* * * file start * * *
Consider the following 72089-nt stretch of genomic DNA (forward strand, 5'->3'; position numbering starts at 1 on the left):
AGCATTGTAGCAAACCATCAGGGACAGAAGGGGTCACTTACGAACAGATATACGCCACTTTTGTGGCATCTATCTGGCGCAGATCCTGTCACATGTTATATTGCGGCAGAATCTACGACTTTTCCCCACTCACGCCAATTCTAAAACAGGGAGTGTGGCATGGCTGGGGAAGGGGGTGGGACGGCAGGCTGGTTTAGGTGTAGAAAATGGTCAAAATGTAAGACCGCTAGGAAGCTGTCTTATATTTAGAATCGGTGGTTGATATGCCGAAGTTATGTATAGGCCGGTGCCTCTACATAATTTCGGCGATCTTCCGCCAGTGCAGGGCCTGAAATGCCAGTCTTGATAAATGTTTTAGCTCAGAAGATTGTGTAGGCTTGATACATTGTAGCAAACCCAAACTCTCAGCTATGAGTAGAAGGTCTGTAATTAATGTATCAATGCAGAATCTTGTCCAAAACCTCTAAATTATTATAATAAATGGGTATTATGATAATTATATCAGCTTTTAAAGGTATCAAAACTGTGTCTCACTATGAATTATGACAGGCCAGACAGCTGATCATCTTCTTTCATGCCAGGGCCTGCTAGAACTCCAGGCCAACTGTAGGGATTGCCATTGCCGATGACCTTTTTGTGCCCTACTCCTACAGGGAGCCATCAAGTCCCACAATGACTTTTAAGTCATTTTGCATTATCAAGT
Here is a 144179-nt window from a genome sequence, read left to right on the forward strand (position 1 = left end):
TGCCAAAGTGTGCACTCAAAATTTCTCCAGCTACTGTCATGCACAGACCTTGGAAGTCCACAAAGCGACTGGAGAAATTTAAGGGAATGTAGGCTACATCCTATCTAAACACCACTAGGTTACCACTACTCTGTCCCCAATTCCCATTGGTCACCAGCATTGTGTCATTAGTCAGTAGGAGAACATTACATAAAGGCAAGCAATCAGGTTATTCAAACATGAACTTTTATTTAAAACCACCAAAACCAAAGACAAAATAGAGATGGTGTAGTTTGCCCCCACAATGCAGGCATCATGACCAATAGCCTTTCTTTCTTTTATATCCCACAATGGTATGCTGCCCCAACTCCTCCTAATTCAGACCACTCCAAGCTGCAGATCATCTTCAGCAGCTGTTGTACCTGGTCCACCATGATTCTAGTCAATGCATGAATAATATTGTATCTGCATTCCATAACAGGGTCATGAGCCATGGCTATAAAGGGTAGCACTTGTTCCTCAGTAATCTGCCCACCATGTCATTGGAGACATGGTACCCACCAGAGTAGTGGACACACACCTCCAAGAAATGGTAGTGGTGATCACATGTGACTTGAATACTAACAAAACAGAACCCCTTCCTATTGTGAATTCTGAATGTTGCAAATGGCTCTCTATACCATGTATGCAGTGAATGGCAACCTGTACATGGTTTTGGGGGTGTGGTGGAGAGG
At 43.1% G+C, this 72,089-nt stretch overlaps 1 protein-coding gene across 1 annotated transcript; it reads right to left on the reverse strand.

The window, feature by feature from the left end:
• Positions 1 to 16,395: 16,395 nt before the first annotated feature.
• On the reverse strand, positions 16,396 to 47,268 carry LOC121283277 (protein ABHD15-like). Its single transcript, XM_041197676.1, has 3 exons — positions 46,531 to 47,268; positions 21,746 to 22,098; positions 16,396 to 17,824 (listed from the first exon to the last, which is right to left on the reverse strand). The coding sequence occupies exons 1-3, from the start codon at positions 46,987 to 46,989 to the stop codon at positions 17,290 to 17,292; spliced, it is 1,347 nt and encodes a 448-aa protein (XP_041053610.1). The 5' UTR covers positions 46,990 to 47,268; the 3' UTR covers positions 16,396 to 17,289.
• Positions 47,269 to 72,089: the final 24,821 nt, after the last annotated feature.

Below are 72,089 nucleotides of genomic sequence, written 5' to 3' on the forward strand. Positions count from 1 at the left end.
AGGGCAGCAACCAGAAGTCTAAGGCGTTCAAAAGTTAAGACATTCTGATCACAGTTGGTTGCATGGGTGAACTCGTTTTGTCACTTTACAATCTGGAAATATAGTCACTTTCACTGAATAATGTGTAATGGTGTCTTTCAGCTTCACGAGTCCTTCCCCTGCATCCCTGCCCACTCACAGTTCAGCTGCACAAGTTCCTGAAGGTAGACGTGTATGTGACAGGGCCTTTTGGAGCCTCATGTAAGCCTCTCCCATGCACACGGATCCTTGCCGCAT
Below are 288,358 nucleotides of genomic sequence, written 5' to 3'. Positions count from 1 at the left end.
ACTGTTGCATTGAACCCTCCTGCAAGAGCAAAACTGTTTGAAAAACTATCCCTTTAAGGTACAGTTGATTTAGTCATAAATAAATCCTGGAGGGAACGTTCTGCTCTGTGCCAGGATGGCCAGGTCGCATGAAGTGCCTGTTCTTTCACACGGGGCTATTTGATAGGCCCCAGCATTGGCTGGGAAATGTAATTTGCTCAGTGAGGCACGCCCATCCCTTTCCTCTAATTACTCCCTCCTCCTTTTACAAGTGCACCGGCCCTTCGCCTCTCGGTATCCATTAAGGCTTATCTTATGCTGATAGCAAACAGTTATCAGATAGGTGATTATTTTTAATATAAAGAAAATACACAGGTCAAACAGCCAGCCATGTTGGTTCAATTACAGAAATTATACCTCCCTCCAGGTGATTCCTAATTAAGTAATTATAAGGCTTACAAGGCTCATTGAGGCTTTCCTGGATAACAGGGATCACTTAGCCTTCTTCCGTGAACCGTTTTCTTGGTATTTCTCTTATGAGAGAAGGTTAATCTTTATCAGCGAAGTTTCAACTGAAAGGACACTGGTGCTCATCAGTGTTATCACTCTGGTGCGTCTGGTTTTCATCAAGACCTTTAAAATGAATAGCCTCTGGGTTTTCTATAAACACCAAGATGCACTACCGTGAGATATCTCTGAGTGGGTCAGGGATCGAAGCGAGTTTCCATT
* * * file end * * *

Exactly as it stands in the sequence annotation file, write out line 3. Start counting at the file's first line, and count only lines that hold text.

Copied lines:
Here is a 144179-nt window from a genome sequence, read left to right on the forward strand (position 1 = left end):